10 Taming Tips For New Cockatiel Owners!

Published by Joseph Calabrese on

Last updated: 02/08/2023

Are you ready to start taming your newly adopted cockatiel?

(I’m sure you are, since you’re reading this)

If you’re a complete newbie to cockatiel care and not sure what to do after adopting, you’ve come to the right place. I’m about to show you EXACTLY how to build a solid, trust-based relationship with your bird.

Below are 10 tips you can use to successfully tame a new cockatiel.

By following everything in this article, your cockatiel will quickly go from seeing you as a huge scary creature… 

To seeing you as a fellow flock member!

Let’s get started…

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How To Tame a New Cockatiel (10 Tips)

After bringing home an untamed cockatiel, they’re going to be scared, confused, and maybe even aggressive. 

They don’t know where they are.

They don’t know who YOU are.

Everything is new, which equals scary. 

Following these 10 tips will help your new cockatiel see you as a non-threat.

Given enough time, they’ll also see you as a positive caring figure that they can bond with.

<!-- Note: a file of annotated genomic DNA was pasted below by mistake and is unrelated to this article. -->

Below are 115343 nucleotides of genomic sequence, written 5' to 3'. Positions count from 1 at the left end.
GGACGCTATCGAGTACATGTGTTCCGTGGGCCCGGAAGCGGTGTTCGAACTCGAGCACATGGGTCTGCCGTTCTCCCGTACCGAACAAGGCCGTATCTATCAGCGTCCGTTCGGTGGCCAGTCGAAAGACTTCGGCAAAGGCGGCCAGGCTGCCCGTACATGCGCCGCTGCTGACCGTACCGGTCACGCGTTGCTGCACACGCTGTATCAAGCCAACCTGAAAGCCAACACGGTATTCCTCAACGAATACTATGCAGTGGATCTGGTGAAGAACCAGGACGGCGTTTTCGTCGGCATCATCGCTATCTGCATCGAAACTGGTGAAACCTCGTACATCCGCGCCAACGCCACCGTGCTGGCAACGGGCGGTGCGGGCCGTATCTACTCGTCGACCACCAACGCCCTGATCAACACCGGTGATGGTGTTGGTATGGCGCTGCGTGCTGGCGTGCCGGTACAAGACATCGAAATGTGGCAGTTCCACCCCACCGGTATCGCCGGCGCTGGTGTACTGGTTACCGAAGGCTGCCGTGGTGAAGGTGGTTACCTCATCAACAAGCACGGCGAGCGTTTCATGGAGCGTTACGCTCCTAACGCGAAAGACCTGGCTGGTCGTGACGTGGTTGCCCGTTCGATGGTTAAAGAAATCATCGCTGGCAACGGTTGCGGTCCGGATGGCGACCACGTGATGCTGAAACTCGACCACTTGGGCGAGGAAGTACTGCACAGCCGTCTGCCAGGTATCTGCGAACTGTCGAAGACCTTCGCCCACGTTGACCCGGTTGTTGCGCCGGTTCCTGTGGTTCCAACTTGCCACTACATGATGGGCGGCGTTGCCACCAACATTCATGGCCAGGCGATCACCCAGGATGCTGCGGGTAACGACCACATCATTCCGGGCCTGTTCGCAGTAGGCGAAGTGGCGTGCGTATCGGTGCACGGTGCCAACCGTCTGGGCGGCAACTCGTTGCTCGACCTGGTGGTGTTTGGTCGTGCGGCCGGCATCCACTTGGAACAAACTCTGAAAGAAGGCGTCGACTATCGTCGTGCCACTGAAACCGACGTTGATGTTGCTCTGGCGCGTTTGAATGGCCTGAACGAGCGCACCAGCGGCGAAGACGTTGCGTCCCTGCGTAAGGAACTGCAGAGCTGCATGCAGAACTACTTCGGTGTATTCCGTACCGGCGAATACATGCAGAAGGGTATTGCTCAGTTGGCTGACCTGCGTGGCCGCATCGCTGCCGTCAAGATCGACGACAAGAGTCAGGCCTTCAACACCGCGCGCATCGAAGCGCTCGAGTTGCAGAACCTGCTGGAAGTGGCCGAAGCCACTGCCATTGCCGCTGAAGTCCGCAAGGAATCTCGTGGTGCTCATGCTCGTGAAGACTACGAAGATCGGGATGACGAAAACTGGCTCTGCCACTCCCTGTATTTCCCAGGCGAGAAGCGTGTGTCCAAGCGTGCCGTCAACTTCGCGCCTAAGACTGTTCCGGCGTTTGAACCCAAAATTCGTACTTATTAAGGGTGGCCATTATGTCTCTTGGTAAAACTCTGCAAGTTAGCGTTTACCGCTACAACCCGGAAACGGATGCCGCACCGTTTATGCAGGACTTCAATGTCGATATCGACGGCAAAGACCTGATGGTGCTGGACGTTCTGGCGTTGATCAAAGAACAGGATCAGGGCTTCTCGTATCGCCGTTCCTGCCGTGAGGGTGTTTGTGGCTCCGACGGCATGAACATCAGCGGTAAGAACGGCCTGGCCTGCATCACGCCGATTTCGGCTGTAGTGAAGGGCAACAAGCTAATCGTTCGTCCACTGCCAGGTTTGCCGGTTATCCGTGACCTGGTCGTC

That’s the ultimate goal.

Then it’s just a matter of maintaining that good relationship.

But it all starts with taming your tiel’ using these 10 trust-building methods…

Cockatiel taming

1. Be Near Your New Cockatiel Often

Spending time just being near your cockatiel works wonders.

It helps them understand that you have no intentions of eating them since you’ve spent long periods sitting near them without trying anything predatory.

You’re teaching the new cockatiel that you’re a non-threat.

Hang out with your untamed cockatiel often.

2. Talk & Whistle To Your Cockatiel

Cockatiels are vocal communicators.

They make all sorts of noises to their flock members, such as contact calls, squawking, and whistling.

By vocalising (talking or whistling) towards your cockatiel, you’re expressing social interest.

Cockatiels are socially intelligent, so they’ll pick up on this.

They’ll soon be convinced that you’re a non-threat.

Not only that, but they’ll figure out that you also want to be friends!

3. Show Yourself As a Carer

Provide food and water… 

Keep their cage nice and clean…

And move their cage to a cosy place for them to sleep at night. 

Again, cockatiels are smart, so they’ll pick up on the fact that you’re caring for their needs.

Even if they don’t understand why you’re cleaning the cage, they’ll definitely understand why you’re providing food and water.

Doing all this in front of your bird shows you as a carer.

That earns you some huge trust points!

Bonus points if you can care for them without invading their personal space.

4. Don’t Let Them Out Of The Cage Until They’re At Least Partially Tamed

There’s a BIG mistake I see new bird owners make all the time:

They decide to let their newly adopted, untamed cockatiel out of the cage to give them “freedom” or something.

Because they didn’t think ahead, now they can’t get the bird back IN the cage.

Owners in this situation often resort to GRABBING the bird.